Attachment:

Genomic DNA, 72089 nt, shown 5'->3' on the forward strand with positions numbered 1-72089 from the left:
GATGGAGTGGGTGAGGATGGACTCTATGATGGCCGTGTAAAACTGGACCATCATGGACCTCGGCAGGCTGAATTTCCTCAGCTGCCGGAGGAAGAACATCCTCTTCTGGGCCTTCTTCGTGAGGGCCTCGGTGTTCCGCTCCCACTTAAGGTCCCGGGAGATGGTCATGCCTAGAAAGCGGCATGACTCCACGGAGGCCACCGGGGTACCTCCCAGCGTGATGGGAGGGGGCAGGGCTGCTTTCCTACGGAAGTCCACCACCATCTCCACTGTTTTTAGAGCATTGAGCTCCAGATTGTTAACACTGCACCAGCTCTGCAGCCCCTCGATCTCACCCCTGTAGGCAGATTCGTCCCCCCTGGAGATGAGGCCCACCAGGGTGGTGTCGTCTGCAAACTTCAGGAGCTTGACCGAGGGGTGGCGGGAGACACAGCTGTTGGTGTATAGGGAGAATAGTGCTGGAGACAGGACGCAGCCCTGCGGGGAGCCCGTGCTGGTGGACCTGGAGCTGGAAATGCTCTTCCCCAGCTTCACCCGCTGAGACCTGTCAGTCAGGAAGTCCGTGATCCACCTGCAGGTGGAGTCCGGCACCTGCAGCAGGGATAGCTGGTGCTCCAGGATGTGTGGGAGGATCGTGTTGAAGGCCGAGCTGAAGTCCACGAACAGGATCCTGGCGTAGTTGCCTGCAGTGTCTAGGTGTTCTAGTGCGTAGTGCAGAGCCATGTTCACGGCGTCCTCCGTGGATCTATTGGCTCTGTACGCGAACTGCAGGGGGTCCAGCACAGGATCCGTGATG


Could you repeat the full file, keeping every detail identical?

Genomic DNA, 72089 nt, shown 5'->3' on the forward strand with positions numbered 1-72089 from the left:
GATGGAGTGGGTGAGGATGGACTCTATGATGGCCGTGTAAAACTGGACCATCATGGACCTCGGCAGGCTGAATTTCCTCAGCTGCCGGAGGAAGAACATCCTCTTCTGGGCCTTCTTCGTGAGGGCCTCGGTGTTCCGCTCCCACTTAAGGTCCCGGGAGATGGTCATGCCTAGAAAGCGGCATGACTCCACGGAGGCCACCGGGGTACCTCCCAGCGTGATGGGAGGGGGCAGGGCTGCTTTCCTACGGAAGTCCACCACCATCTCCACTGTTTTTAGAGCATTGAGCTCCAGATTGTTAACACTGCACCAGCTCTGCAGCCCCTCGATCTCACCCCTGTAGGCAGATTCGTCCCCCCTGGAGATGAGGCCCACCAGGGTGGTGTCGTCTGCAAACTTCAGGAGCTTGACCGAGGGGTGGCGGGAGACACAGCTGTTGGTGTATAGGGAGAATAGTGCTGGAGACAGGACGCAGCCCTGCGGGGAGCCCGTGCTGGTGGACCTGGAGCTGGAAATGCTCTTCCCCAGCTTCACCCGCTGAGACCTGTCAGTCAGGAAGTCCGTGATCCACCTGCAGGTGGAGTCCGGCACCTGCAGCAGGGATAGCTGGTGCTCCAGGATGTGTGGGAGGATCGTGTTGAAGGCCGAGCTGAAGTCCACGAACAGGATCCTGGCGTAGTTGCCTGCAGTGTCTAGGTGTTCTAGTGCGTAGTGCAGAGCCATGTTCACGGCGTCCTCCGTGGATCTATTGGCTCTGTACGCGAACTGCAGGGGGTCCAGCACAGGATCCGTGATG